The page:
Commentary

Gaspo: Have pellet gun, will travel

October 29, 2013 

TOM GASPAROLI

Remember that brazen Jared jewelry store robbery in June at the Renaissance Center across from Southpoint?

The one where an employee was kidnapped after she left the store about 11 p.m., was ordered at gunpoint to go back, and once there her assailants proceeded to seize some of the diamonds inside.

Police caught them soon after they left.

Imagine the terror the woman felt, a gun pointed at her as she held the keys to a small fortune. Her life seemed to hinge on the judgment of three young men shrewd enough to have identified her, watched her and mapped out the plan, and desperate enough to undertake such a big, bold crime in the first place.

And there’s this: I’m told the gun used to threaten the victim was not a firearm – it was a pellet gun.

Jim Dornfried, an experienced violent crimes prosecutor with Durham County District Attorney’s Office, is now seeing serious cases involving pellet guns.

“Some of them in these cases look so real,” Dornfried said. “Nine millimeter and 40 caliber replicas. They frighten victims the same as a real gun. They get the job done, believe me.”

There may be a reason this is happening. If police come across young men or women out and about and merely possessing pellet guns, there would likely be no crime, no punishment at all.

It’s also easier to legally buy a “non-powder” gun that looks almost exactly a firearm.

However, if people get pulled over with an illegal firearm, authorities are usually going to go after them hard. Minors are especially exposed. In most cases outside of hunting, they can’t possess firearms.

Dornfried is not advising current or future criminals about something they don’t know. It’s a pattern already, so the word’s out: you don’t need real bullets on hand to scare somebody still, and then get what you demand. No need to risk a few years in the pen getting caught for carrying an illegal firearm around.

“Fortunately, we do have the tools to use if they go ahead and commit the crime with a pellet gun,” Dornfried said. “It can definitely be a dangerous or deadly weapon in certain scenarios, and we can charge it that way.”

About a month before the Jared holdup, an 18-year-old and a 21-year-old were arrested on charges of assault with a deadly weapon, kidnapping and other crimes after allegedly walking up to a man outside a convenience store and forcing him to drive off.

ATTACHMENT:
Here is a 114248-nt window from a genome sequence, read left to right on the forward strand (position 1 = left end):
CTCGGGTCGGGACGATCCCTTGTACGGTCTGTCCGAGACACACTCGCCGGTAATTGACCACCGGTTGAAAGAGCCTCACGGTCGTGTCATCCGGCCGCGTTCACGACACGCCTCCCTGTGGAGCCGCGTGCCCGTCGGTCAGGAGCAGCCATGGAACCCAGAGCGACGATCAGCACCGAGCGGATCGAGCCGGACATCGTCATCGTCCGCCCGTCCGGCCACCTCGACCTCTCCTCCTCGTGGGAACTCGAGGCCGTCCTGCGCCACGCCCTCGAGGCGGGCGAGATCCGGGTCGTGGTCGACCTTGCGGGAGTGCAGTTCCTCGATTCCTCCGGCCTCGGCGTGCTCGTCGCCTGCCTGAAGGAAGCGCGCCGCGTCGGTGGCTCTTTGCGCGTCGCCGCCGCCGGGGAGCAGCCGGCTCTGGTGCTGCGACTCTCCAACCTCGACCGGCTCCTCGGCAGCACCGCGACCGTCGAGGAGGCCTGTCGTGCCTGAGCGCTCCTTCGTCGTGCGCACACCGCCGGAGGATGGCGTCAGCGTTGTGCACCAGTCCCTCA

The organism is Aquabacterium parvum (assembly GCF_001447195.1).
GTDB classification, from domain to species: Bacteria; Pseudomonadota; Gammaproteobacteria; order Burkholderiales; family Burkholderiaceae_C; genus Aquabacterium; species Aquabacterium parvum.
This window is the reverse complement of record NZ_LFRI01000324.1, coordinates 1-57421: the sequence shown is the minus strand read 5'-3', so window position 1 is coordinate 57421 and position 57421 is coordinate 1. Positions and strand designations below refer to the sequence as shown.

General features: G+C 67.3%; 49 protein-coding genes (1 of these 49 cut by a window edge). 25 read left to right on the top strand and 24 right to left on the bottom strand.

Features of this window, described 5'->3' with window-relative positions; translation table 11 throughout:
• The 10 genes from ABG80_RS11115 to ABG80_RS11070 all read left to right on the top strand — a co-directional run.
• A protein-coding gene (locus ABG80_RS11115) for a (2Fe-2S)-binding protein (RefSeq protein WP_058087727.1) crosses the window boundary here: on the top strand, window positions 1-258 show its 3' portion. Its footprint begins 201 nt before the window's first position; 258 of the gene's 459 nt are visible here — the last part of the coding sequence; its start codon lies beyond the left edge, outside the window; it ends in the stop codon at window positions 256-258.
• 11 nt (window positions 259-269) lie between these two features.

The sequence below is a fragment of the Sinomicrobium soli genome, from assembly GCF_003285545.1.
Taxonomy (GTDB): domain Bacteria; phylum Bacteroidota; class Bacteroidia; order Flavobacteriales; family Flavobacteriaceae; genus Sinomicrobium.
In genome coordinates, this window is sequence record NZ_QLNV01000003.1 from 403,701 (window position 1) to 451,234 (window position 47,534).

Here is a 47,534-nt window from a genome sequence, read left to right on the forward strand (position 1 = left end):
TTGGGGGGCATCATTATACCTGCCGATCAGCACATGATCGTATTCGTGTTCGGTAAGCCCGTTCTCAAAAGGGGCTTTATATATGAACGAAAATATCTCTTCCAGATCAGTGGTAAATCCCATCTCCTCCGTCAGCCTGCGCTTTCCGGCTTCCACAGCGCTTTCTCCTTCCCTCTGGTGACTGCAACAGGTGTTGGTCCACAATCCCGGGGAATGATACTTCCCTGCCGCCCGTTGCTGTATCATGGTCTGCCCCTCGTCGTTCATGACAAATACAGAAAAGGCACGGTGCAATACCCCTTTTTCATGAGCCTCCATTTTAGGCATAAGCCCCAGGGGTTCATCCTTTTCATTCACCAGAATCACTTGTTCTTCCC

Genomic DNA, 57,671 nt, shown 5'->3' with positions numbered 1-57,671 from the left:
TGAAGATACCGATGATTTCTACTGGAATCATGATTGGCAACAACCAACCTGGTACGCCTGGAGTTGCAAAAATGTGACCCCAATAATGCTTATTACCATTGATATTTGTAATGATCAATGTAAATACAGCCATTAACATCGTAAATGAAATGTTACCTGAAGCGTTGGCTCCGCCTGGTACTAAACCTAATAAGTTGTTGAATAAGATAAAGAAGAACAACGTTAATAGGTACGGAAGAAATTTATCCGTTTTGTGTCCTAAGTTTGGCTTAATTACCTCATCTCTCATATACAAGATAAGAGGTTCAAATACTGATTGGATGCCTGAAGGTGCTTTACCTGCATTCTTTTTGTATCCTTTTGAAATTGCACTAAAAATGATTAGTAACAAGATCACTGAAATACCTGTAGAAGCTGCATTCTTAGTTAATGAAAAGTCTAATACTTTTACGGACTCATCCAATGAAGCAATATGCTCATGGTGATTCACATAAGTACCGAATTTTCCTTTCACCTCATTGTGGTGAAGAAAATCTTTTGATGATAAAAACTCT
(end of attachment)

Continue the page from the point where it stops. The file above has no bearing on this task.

When the carjacking victim saw a police car, he jumped out.

The gun used was a pellet gun. Dornfried said one of the men has pleaded guilty to a slew of serious crimes, including assault with a deadly weapon. He had pellet pistol-whipped the victim. He got seven to 10 years in prison.

In December, another arrest in Durham. Another 21-year-old. Charged with approaching a woman in her vehicle, robbing her of her debit card, and then forcing her to go back to her Garrett Road apartment, looking for more valuables. She was not injured, at least physically.

Yep: another pellet gun. The man was tried and convicted of multiple charges, including kidnapping.

Dornfried says some technical tests show that pellet guns can injure if fired from close enough. There’s all sorts of reasons to worry about them.

A major, much-loved big box store posts replica pellet guns or airguns for sale on its website. Why do they sell them, exactly? Why does anyone need a pellet gun that looks that real? To shoot BBs at a target? A tree in the backyard?

Federal law says replicas are supposed to have orange plugs in the barrel and various visible markings to indicate they are not real. Dornfried says he’s never seen them in his cases.

On one less prominent Internet site, I saw a chilling picture of an AK-47 Kalashnikov-shaped “Tactical Airsoft” replica rifle. And just a few days ago, a 13-year-old in California had a replica AK-47 assault style weapon in his hands walking through the neighborhood.

He ended up being shot and killed by police – they thought it was real. It’s happened before, and it will happen again.

At least two states, California and Michigan, have laws restricting general pellet gun possession by minors. Some municipalities are also trying to address the problem.

My review of North Carolina’s laws indicates it is a misdemeanor to have one of these pellet guns on school grounds. Unless I missed something, that’s it.

Elsewhere, pellet guns are virtually no problem. Until they are.

You can reach Tom Gasparoli at tgaspo@gmail.com or 919-219-0042.

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